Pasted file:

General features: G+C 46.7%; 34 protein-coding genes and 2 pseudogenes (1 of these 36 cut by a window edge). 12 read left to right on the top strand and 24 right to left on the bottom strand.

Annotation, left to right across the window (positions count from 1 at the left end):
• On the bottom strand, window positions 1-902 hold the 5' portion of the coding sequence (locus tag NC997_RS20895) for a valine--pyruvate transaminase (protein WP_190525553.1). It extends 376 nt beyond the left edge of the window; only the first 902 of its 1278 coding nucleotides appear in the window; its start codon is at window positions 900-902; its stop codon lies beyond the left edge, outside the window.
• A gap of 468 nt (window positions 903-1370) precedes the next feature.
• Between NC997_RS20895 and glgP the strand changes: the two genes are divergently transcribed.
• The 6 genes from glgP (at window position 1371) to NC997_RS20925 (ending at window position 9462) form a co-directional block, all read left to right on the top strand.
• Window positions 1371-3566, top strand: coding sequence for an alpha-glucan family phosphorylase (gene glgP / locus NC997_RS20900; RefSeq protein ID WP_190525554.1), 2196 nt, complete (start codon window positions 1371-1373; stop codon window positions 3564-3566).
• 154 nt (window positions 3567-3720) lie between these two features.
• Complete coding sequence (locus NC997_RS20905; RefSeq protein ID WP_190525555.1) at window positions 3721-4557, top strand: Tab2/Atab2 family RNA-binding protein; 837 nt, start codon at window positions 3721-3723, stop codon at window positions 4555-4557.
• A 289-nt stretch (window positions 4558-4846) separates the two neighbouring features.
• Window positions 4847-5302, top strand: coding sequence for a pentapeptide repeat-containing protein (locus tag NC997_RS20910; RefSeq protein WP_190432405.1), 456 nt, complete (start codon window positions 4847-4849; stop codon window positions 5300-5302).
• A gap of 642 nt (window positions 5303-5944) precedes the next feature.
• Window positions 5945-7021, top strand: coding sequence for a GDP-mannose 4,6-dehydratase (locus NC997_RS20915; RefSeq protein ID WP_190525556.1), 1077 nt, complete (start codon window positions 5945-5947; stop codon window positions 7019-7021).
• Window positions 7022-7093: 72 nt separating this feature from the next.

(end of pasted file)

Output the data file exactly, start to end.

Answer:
General features: G+C 46.7%; 34 protein-coding genes and 2 pseudogenes (1 of these 36 cut by a window edge). 12 read left to right on the top strand and 24 right to left on the bottom strand.

Annotation, left to right across the window (positions count from 1 at the left end):
• On the bottom strand, window positions 1-902 hold the 5' portion of the coding sequence (locus tag NC997_RS20895) for a valine--pyruvate transaminase (protein WP_190525553.1). It extends 376 nt beyond the left edge of the window; only the first 902 of its 1278 coding nucleotides appear in the window; its start codon is at window positions 900-902; its stop codon lies beyond the left edge, outside the window.
• A gap of 468 nt (window positions 903-1370) precedes the next feature.
• Between NC997_RS20895 and glgP the strand changes: the two genes are divergently transcribed.
• The 6 genes from glgP (at window position 1371) to NC997_RS20925 (ending at window position 9462) form a co-directional block, all read left to right on the top strand.
• Window positions 1371-3566, top strand: coding sequence for an alpha-glucan family phosphorylase (gene glgP / locus NC997_RS20900; RefSeq protein ID WP_190525554.1), 2196 nt, complete (start codon window positions 1371-1373; stop codon window positions 3564-3566).
• 154 nt (window positions 3567-3720) lie between these two features.
• Complete coding sequence (locus NC997_RS20905; RefSeq protein ID WP_190525555.1) at window positions 3721-4557, top strand: Tab2/Atab2 family RNA-binding protein; 837 nt, start codon at window positions 3721-3723, stop codon at window positions 4555-4557.
• A 289-nt stretch (window positions 4558-4846) separates the two neighbouring features.
• Window positions 4847-5302, top strand: coding sequence for a pentapeptide repeat-containing protein (locus tag NC997_RS20910; RefSeq protein WP_190432405.1), 456 nt, complete (start codon window positions 4847-4849; stop codon window positions 5300-5302).
• A gap of 642 nt (window positions 5303-5944) precedes the next feature.
• Window positions 5945-7021, top strand: coding sequence for a GDP-mannose 4,6-dehydratase (locus NC997_RS20915; RefSeq protein ID WP_190525556.1), 1077 nt, complete (start codon window positions 5945-5947; stop codon window positions 7019-7021).
• Window positions 7022-7093: 72 nt separating this feature from the next.